Saturday, March 17, 2007

Chris Hansen, Dateline Host, explains the stings in a new book

NBC news anchor and journalist Christ Hansen, who often appears on NBC’s Dateline and has been the point man on a notorious series where men come to a sting house (an operation carried out at least eight times now in a number of states) after chatting with someone (from a volunteer team called PJ) whom they think is a minor over the Internet. The men are usually arrested and charged with solicitation of a minor or sending indecent materials to a minor. The book is To Catch a Predator: Protecting Your Kids from Online Enemies Already in Your Home. New York: Dutton, 2007. ISBN 978-0-525-95009-7, 243 pages, hardbound (Amazon link). The subject matter is indelicate on a advertiser’s blog. But let me get into the philosophical points. It seems ironic now that Arnold Schwarzenegger made a 1987 movie with this word as the title.

First, Hansen wrote the book to get into these matters, which he thinks are better explained in book form than just in television journalism. He talks about the families of the suspects, married with their own kids), about the treatment options (and treatment is very difficult), and gives reasonable advice for parents to keep their kids safe online.

Of course, the underlying issue is that now we have the Internet, social networking sites, blogs, and chat rooms, and we allow any member, however untrained in legal matters, to use them, including kids. It should not be surprising that we learn that kids can invite unconceived danger into their homes and even endanger other family members.

The other point is that the Internet seems to invite men who have never been in trouble with the law. They believe that they are simply engaging and extending a harmless fantasy. They may believe that nothing is really going to happen, as they get into this with a step-by-step process. (Yes, the chatlogs and the items they bring with them in their cars often do show real intent, but maybe not always.) The anonymity online may be inviting them do to down a dangerous road less traveled. And this process does not constitute legal entrapment. Ordinary men with positions of custody and trust (teachers, including special education teachers; ministers, members of the Armed Forces) have fallen into this. One of the most disturbing cases was that of Rabbi David Kaye, who was prosecuted nine months later under federal jurisdiction (the Virginia and New York stings did not result in on-site arrests). Another was a Texas assistant prosecutor who did not come to the sting house, but shot himself when police tried to arrest him at his home.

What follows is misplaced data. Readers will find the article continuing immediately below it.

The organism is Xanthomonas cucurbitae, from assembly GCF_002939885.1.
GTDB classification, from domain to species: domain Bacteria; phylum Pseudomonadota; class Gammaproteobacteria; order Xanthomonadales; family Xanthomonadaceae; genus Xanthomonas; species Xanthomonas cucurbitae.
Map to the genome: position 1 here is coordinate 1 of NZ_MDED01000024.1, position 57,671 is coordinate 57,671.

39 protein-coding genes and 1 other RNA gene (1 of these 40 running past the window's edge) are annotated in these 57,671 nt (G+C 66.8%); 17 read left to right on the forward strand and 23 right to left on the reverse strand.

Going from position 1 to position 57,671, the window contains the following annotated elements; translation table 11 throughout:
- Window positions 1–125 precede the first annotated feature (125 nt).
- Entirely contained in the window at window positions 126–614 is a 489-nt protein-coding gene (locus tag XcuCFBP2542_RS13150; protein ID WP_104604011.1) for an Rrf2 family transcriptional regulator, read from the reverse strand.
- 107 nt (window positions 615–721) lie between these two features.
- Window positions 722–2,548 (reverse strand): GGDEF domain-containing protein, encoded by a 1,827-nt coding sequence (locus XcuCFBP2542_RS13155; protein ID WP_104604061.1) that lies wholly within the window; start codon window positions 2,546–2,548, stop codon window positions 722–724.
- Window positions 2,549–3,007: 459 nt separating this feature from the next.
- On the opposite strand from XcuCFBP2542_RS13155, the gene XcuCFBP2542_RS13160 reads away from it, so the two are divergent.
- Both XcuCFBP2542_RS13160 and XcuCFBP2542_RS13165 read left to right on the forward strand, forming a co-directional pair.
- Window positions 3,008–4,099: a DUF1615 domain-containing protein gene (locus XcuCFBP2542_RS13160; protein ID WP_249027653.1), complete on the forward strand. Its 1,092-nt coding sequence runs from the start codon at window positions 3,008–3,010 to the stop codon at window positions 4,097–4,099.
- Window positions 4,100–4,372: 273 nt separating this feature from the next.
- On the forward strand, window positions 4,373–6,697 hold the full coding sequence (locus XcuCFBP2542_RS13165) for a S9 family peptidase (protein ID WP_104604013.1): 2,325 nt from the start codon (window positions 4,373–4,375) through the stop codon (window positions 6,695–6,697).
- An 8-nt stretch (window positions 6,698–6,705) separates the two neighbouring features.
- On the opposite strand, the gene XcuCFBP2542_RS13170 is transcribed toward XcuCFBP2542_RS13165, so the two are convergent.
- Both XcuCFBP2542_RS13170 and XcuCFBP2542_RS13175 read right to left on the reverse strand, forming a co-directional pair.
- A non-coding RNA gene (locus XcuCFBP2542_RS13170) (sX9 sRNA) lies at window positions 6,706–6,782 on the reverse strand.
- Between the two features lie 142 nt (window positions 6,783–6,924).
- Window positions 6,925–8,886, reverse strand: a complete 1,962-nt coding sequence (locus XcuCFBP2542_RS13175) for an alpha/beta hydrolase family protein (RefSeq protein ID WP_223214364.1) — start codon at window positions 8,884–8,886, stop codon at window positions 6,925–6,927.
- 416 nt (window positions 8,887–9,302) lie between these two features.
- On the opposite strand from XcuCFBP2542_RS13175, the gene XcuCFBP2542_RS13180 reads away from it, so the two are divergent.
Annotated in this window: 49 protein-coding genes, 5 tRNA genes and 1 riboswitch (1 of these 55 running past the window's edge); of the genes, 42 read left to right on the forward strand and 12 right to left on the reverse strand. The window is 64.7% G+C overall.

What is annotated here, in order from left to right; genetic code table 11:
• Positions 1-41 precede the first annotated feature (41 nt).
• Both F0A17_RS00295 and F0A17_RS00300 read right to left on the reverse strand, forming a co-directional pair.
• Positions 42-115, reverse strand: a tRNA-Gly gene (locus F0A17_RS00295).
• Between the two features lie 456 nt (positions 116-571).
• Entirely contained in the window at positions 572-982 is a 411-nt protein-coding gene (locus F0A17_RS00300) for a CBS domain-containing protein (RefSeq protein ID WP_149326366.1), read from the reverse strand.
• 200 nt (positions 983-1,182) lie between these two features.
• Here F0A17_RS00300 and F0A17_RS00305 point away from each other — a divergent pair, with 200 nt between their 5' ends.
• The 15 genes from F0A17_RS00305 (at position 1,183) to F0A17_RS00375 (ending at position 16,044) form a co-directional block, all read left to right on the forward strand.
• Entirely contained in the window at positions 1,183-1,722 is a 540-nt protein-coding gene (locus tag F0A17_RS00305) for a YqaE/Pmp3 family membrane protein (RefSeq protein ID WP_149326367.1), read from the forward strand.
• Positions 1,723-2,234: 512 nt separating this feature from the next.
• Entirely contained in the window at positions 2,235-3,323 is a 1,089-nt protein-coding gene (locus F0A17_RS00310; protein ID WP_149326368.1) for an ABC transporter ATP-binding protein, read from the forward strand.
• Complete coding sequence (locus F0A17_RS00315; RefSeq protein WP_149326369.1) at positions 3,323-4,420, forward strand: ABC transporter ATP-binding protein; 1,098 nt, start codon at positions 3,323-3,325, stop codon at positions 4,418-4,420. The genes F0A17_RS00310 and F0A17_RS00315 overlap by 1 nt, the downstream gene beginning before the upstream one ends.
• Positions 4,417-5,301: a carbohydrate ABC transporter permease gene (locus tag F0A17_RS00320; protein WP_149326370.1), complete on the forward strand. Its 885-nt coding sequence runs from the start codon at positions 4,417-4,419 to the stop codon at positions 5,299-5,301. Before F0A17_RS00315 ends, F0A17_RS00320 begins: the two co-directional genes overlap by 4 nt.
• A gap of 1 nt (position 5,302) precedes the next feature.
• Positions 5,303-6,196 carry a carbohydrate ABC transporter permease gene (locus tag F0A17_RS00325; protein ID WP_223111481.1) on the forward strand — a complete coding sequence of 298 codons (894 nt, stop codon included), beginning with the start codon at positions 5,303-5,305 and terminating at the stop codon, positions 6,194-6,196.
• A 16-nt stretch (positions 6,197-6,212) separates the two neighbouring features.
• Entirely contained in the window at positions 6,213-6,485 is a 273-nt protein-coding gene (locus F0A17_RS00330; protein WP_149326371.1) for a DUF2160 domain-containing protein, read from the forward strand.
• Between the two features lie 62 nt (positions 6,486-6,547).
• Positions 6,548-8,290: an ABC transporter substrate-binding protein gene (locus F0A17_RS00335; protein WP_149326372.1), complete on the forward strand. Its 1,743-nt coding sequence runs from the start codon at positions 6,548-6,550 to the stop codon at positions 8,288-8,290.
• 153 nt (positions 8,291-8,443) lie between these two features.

Chris Hansen appeared on 'Larry King Live\'� on March 15, 2007, and again on March 17. Here is another blog entry on his Internet Safety Kit.

Another blogger reference on the conviction of Rabbi David A. Kaye after a delayed a federal prosecution on Coercion and Enticement is here.

A good question would occur if a sting operator actually sent images to someone in a chatroom, where the images (taken of an actor 18 or older) purported to be that of the minor. But apparently Peej did not do that.

Here's a video of how Rabbi David Kaye gets caught, Youtube link here.

Posted by Bill Boushka at 8:00 AM

Labels: Internet safety for minors


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12:11 AM

Bill Boushka said...

As I recall, PEEJ was an acronym for "Perverted Justice"

9:29 AM